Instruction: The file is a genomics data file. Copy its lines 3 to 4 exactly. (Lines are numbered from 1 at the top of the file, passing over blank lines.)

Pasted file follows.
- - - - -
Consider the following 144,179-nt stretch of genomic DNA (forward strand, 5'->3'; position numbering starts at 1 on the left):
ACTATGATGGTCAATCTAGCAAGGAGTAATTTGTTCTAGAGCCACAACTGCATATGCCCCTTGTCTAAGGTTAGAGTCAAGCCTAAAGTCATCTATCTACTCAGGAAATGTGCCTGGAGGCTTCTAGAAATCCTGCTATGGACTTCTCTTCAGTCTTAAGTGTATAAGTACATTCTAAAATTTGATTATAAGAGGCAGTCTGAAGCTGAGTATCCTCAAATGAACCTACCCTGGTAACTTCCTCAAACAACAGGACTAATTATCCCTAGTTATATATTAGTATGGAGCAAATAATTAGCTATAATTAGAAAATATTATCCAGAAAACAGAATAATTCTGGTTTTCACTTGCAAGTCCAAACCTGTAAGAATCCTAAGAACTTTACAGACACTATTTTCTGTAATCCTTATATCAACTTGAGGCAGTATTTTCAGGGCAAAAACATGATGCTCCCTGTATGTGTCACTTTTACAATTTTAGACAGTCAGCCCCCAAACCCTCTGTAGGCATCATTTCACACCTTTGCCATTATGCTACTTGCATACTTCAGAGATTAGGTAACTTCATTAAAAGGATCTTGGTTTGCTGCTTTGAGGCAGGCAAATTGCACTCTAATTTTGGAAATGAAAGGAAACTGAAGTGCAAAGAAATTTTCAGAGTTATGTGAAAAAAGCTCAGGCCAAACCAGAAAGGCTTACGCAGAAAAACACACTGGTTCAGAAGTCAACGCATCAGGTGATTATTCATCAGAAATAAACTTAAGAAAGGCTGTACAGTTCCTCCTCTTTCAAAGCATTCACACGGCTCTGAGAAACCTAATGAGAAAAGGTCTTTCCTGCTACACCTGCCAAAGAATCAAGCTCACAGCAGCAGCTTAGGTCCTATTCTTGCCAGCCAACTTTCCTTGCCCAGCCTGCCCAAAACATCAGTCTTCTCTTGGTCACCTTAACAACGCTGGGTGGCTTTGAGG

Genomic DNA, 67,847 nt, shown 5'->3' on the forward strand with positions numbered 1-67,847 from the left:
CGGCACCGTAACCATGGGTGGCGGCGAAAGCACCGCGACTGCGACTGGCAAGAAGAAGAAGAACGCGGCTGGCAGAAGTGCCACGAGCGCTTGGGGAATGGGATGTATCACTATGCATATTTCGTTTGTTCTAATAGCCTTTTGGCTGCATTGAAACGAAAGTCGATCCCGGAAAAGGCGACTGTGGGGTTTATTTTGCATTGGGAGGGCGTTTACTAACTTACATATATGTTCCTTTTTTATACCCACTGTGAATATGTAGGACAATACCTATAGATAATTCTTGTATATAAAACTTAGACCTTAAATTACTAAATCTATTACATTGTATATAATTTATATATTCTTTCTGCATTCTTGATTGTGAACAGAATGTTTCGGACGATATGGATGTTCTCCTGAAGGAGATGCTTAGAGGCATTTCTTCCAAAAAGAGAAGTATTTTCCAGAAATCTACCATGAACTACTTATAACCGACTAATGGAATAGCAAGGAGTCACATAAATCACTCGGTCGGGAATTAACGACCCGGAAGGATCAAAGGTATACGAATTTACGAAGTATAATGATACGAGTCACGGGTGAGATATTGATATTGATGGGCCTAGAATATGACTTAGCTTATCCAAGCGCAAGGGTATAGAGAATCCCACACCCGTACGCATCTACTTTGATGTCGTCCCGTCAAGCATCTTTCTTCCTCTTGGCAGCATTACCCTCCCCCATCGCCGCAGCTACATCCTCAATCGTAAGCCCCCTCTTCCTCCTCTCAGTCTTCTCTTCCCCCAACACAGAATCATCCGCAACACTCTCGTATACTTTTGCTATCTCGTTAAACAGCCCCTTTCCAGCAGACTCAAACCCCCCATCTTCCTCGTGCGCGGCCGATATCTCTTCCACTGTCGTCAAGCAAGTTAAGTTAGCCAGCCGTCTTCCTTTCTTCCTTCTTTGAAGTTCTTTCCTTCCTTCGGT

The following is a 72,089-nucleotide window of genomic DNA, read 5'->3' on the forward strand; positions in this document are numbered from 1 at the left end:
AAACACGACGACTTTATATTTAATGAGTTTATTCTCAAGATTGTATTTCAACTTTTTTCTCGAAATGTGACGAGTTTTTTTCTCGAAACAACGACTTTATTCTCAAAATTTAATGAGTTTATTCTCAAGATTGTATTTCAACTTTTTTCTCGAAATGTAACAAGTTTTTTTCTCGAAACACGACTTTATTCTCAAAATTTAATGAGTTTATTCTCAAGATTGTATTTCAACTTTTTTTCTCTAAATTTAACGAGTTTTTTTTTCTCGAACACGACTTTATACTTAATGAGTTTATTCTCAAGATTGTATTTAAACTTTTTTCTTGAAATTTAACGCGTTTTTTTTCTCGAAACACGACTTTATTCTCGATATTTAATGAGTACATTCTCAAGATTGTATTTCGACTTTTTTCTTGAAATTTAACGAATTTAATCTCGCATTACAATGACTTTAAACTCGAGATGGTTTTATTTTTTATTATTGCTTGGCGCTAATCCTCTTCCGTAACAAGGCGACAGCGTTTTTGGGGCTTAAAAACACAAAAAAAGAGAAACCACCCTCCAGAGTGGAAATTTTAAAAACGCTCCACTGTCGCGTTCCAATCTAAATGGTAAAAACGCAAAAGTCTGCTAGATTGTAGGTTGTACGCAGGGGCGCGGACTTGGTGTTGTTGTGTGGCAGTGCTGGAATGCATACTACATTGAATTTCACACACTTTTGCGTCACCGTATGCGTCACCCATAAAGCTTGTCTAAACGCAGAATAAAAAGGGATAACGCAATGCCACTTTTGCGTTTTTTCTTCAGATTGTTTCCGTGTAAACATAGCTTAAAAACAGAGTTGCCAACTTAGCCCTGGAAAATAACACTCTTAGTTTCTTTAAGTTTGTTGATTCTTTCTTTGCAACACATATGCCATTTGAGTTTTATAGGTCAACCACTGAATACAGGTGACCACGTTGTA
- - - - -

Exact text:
Genomic DNA, 67,847 nt, shown 5'->3' on the forward strand with positions numbered 1-67,847 from the left:
CGGCACCGTAACCATGGGTGGCGGCGAAAGCACCGCGACTGCGACTGGCAAGAAGAAGAAGAACGCGGCTGGCAGAAGTGCCACGAGCGCTTGGGGAATGGGATGTATCACTATGCATATTTCGTTTGTTCTAATAGCCTTTTGGCTGCATTGAAACGAAAGTCGATCCCGGAAAAGGCGACTGTGGGGTTTATTTTGCATTGGGAGGGCGTTTACTAACTTACATATATGTTCCTTTTTTATACCCACTGTGAATATGTAGGACAATACCTATAGATAATTCTTGTATATAAAACTTAGACCTTAAATTACTAAATCTATTACATTGTATATAATTTATATATTCTTTCTGCATTCTTGATTGTGAACAGAATGTTTCGGACGATATGGATGTTCTCCTGAAGGAGATGCTTAGAGGCATTTCTTCCAAAAAGAGAAGTATTTTCCAGAAATCTACCATGAACTACTTATAACCGACTAATGGAATAGCAAGGAGTCACATAAATCACTCGGTCGGGAATTAACGACCCGGAAGGATCAAAGGTATACGAATTTACGAAGTATAATGATACGAGTCACGGGTGAGATATTGATATTGATGGGCCTAGAATATGACTTAGCTTATCCAAGCGCAAGGGTATAGAGAATCCCACACCCGTACGCATCTACTTTGATGTCGTCCCGTCAAGCATCTTTCTTCCTCTTGGCAGCATTACCCTCCCCCATCGCCGCAGCTACATCCTCAATCGTAAGCCCCCTCTTCCTCCTCTCAGTCTTCTCTTCCCCCAACACAGAATCATCCGCAACACTCTCGTATACTTTTGCTATCTCGTTAAACAGCCCCTTTCCAGCAGACTCAAACCCCCCATCTTCCTCGTGCGCGGCCGATATCTCTTCCACTGTCGTCAAGCAAGTTAAGTTAGCCAGCCGTCTTCCTTTCTTCCTTCTTTGAAGTTCTTTCCTTCCTTCGGT